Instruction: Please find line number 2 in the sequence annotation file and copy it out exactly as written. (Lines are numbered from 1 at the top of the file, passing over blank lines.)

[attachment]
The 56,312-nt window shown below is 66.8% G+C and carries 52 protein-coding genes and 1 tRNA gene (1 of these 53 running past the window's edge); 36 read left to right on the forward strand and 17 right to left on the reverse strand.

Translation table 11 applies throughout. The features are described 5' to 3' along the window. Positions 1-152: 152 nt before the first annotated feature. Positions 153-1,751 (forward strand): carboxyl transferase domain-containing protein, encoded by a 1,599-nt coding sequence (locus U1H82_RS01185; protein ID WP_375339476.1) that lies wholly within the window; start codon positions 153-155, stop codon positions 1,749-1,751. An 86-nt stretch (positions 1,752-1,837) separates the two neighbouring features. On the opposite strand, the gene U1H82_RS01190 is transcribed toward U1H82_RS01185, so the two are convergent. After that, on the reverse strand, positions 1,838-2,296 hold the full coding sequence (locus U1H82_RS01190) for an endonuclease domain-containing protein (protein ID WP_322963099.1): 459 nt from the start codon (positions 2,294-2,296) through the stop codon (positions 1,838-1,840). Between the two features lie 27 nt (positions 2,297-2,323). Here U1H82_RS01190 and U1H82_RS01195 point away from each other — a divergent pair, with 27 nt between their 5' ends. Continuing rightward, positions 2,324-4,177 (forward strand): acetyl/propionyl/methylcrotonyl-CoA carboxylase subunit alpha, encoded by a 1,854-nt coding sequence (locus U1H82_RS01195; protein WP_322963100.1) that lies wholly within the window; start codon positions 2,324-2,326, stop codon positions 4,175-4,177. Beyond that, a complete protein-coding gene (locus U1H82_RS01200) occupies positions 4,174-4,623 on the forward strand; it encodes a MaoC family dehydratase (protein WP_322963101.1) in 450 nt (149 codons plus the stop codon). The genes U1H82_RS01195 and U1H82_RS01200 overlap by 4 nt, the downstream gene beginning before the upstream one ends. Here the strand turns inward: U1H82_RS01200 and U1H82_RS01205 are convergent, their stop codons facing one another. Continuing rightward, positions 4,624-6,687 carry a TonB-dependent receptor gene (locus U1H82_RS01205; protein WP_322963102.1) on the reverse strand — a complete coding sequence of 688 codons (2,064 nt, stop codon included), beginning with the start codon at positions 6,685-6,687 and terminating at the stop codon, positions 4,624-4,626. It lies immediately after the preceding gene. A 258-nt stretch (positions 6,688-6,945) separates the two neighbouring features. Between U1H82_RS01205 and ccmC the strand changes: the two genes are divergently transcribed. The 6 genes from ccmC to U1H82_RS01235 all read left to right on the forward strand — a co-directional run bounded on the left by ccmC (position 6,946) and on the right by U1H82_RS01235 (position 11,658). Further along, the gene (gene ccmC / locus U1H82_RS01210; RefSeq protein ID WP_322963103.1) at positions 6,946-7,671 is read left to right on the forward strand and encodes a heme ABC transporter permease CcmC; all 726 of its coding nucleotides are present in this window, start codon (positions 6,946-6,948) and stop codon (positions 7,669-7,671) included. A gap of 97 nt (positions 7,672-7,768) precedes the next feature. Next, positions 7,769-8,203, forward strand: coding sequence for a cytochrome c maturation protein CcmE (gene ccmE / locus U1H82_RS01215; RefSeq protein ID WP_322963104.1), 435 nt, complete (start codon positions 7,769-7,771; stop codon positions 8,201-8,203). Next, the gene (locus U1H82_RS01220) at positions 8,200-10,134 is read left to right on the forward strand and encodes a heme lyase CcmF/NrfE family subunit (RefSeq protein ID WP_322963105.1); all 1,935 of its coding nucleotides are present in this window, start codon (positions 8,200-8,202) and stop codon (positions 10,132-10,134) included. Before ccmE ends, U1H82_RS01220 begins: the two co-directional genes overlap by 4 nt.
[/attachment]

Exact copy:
Translation table 11 applies throughout. The features are described 5' to 3' along the window. Positions 1-152: 152 nt before the first annotated feature. Positions 153-1,751 (forward strand): carboxyl transferase domain-containing protein, encoded by a 1,599-nt coding sequence (locus U1H82_RS01185; protein ID WP_375339476.1) that lies wholly within the window; start codon positions 153-155, stop codon positions 1,749-1,751. An 86-nt stretch (positions 1,752-1,837) separates the two neighbouring features. On the opposite strand, the gene U1H82_RS01190 is transcribed toward U1H82_RS01185, so the two are convergent. After that, on the reverse strand, positions 1,838-2,296 hold the full coding sequence (locus U1H82_RS01190) for an endonuclease domain-containing protein (protein ID WP_322963099.1): 459 nt from the start codon (positions 2,294-2,296) through the stop codon (positions 1,838-1,840). Between the two features lie 27 nt (positions 2,297-2,323). Here U1H82_RS01190 and U1H82_RS01195 point away from each other — a divergent pair, with 27 nt between their 5' ends. Continuing rightward, positions 2,324-4,177 (forward strand): acetyl/propionyl/methylcrotonyl-CoA carboxylase subunit alpha, encoded by a 1,854-nt coding sequence (locus U1H82_RS01195; protein WP_322963100.1) that lies wholly within the window; start codon positions 2,324-2,326, stop codon positions 4,175-4,177. Beyond that, a complete protein-coding gene (locus U1H82_RS01200) occupies positions 4,174-4,623 on the forward strand; it encodes a MaoC family dehydratase (protein WP_322963101.1) in 450 nt (149 codons plus the stop codon). The genes U1H82_RS01195 and U1H82_RS01200 overlap by 4 nt, the downstream gene beginning before the upstream one ends. Here the strand turns inward: U1H82_RS01200 and U1H82_RS01205 are convergent, their stop codons facing one another. Continuing rightward, positions 4,624-6,687 carry a TonB-dependent receptor gene (locus U1H82_RS01205; protein WP_322963102.1) on the reverse strand — a complete coding sequence of 688 codons (2,064 nt, stop codon included), beginning with the start codon at positions 6,685-6,687 and terminating at the stop codon, positions 4,624-4,626. It lies immediately after the preceding gene. A 258-nt stretch (positions 6,688-6,945) separates the two neighbouring features. Between U1H82_RS01205 and ccmC the strand changes: the two genes are divergently transcribed. The 6 genes from ccmC to U1H82_RS01235 all read left to right on the forward strand — a co-directional run bounded on the left by ccmC (position 6,946) and on the right by U1H82_RS01235 (position 11,658). Further along, the gene (gene ccmC / locus U1H82_RS01210; RefSeq protein ID WP_322963103.1) at positions 6,946-7,671 is read left to right on the forward strand and encodes a heme ABC transporter permease CcmC; all 726 of its coding nucleotides are present in this window, start codon (positions 6,946-6,948) and stop codon (positions 7,669-7,671) included. A gap of 97 nt (positions 7,672-7,768) precedes the next feature. Next, positions 7,769-8,203, forward strand: coding sequence for a cytochrome c maturation protein CcmE (gene ccmE / locus U1H82_RS01215; RefSeq protein ID WP_322963104.1), 435 nt, complete (start codon positions 7,769-7,771; stop codon positions 8,201-8,203). Next, the gene (locus U1H82_RS01220) at positions 8,200-10,134 is read left to right on the forward strand and encodes a heme lyase CcmF/NrfE family subunit (RefSeq protein ID WP_322963105.1); all 1,935 of its coding nucleotides are present in this window, start codon (positions 8,200-8,202) and stop codon (positions 10,132-10,134) included. Before ccmE ends, U1H82_RS01220 begins: the two co-directional genes overlap by 4 nt.